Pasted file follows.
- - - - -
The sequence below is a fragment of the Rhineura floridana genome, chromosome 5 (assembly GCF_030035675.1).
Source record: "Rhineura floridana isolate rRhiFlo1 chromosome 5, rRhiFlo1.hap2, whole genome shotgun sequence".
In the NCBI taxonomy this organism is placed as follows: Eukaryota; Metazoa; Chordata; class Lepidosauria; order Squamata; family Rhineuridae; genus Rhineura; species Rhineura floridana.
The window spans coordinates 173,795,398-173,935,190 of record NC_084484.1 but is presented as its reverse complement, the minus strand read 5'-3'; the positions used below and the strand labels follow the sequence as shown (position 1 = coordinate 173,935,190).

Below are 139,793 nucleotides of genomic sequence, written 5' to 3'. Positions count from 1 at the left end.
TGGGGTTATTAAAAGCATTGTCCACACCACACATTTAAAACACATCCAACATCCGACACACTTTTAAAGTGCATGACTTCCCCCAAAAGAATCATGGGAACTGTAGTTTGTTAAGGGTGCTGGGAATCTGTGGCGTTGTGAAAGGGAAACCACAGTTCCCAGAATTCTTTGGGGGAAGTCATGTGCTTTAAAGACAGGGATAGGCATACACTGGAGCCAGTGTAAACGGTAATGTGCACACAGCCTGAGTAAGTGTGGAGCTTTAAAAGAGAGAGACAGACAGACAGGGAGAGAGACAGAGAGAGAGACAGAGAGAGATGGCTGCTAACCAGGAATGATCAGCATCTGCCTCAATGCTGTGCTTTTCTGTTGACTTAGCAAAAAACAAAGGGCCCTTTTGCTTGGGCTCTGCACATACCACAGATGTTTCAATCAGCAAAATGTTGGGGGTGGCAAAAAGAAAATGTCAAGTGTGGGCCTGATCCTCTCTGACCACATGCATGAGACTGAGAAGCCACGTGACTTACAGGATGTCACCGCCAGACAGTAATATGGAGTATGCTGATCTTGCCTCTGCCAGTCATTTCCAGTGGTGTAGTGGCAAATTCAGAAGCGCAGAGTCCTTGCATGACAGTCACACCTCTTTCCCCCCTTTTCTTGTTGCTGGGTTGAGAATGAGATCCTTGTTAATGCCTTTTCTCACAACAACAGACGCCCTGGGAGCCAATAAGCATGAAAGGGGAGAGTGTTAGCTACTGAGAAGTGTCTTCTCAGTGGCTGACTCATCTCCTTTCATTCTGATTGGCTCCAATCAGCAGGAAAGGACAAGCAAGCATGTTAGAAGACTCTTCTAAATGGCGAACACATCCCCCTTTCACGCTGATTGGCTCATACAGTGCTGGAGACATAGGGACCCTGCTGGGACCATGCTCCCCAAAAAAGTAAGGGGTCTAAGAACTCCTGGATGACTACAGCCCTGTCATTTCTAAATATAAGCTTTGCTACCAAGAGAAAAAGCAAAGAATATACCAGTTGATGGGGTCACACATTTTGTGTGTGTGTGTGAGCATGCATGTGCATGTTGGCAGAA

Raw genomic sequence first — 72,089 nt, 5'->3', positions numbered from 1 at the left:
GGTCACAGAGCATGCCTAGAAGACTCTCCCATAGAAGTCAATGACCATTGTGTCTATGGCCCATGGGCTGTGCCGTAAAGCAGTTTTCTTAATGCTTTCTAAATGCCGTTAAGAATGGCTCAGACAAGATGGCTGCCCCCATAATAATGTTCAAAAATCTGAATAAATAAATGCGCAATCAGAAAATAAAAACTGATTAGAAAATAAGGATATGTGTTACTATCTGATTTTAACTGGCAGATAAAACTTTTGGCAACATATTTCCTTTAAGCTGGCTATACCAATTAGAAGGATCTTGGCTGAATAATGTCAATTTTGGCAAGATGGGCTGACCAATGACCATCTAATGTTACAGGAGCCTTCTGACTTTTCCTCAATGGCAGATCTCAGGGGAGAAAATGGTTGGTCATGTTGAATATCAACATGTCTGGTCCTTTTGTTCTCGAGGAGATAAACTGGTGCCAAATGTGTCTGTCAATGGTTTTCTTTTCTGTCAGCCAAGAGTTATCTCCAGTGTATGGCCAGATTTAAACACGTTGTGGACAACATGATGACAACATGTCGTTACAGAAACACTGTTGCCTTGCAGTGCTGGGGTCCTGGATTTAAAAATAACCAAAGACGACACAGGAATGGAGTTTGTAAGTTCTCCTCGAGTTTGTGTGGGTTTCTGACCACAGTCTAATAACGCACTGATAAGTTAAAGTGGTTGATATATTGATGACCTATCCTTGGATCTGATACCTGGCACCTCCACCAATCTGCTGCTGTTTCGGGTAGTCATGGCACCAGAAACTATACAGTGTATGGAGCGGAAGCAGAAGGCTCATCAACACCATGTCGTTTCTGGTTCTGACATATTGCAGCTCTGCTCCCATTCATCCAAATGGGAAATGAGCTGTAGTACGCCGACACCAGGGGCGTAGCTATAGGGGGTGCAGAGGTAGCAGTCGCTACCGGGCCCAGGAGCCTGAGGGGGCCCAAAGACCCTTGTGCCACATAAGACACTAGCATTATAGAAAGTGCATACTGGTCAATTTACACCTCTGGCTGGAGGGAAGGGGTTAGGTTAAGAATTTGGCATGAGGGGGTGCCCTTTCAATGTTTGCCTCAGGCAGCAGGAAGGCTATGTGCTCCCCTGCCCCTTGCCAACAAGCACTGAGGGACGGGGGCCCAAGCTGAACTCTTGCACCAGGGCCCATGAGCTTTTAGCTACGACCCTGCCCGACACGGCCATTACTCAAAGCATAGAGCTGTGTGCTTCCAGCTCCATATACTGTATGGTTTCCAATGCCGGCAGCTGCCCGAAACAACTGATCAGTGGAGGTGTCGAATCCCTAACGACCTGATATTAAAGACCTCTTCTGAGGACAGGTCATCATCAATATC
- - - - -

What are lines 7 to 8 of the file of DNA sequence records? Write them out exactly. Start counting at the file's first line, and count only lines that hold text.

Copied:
Raw genomic sequence first — 72,089 nt, 5'->3', positions numbered from 1 at the left:
GGTCACAGAGCATGCCTAGAAGACTCTCCCATAGAAGTCAATGACCATTGTGTCTATGGCCCATGGGCTGTGCCGTAAAGCAGTTTTCTTAATGCTTTCTAAATGCCGTTAAGAATGGCTCAGACAAGATGGCTGCCCCCATAATAATGTTCAAAAATCTGAATAAATAAATGCGCAATCAGAAAATAAAAACTGATTAGAAAATAAGGATATGTGTTACTATCTGATTTTAACTGGCAGATAAAACTTTTGGCAACATATTTCCTTTAAGCTGGCTATACCAATTAGAAGGATCTTGGCTGAATAATGTCAATTTTGGCAAGATGGGCTGACCAATGACCATCTAATGTTACAGGAGCCTTCTGACTTTTCCTCAATGGCAGATCTCAGGGGAGAAAATGGTTGGTCATGTTGAATATCAACATGTCTGGTCCTTTTGTTCTCGAGGAGATAAACTGGTGCCAAATGTGTCTGTCAATGGTTTTCTTTTCTGTCAGCCAAGAGTTATCTCCAGTGTATGGCCAGATTTAAACACGTTGTGGACAACATGATGACAACATGTCGTTACAGAAACACTGTTGCCTTGCAGTGCTGGGGTCCTGGATTTAAAAATAACCAAAGACGACACAGGAATGGAGTTTGTAAGTTCTCCTCGAGTTTGTGTGGGTTTCTGACCACAGTCTAATAACGCACTGATAAGTTAAAGTGGTTGATATATTGATGACCTATCCTTGGATCTGATACCTGGCACCTCCACCAATCTGCTGCTGTTTCGGGTAGTCATGGCACCAGAAACTATACAGTGTATGGAGCGGAAGCAGAAGGCTCATCAACACCATGTCGTTTCTGGTTCTGACATATTGCAGCTCTGCTCCCATTCATCCAAATGGGAAATGAGCTGTAGTACGCCGACACCAGGGGCGTAGCTATAGGGGGTGCAGAGGTAGCAGTCGCTACCGGGCCCAGGAGCCTGAGGGGGCCCAAAGACCCTTGTGCCACATAAGACACTAGCATTATAGAAAGTGCATACTGGTCAATTTACACCTCTGGCTGGAGGGAAGGGGTTAGGTTAAGAATTTGGCATGAGGGGGTGCCCTTTCAATGTTTGCCTCAGGCAGCAGGAAGGCTATGTGCTCCCCTGCCCCTTGCCAACAAGCACTGAGGGACGGGGGCCCAAGCTGAACTCTTGCACCAGGGCCCATGAGCTTTTAGCTACGACCCTGCCCGACACGGCCATTACTCAAAGCATAGAGCTGTGTGCTTCCAGCTCCATATACTGTATGGTTTCCAATGCCGGCAGCTGCCCGAAACAACTGATCAGTGGAGGTGTCGAATCCCTAACGACCTGATATTAAAGACCTCTTCTGAGGACAGGTCATCATCAATATC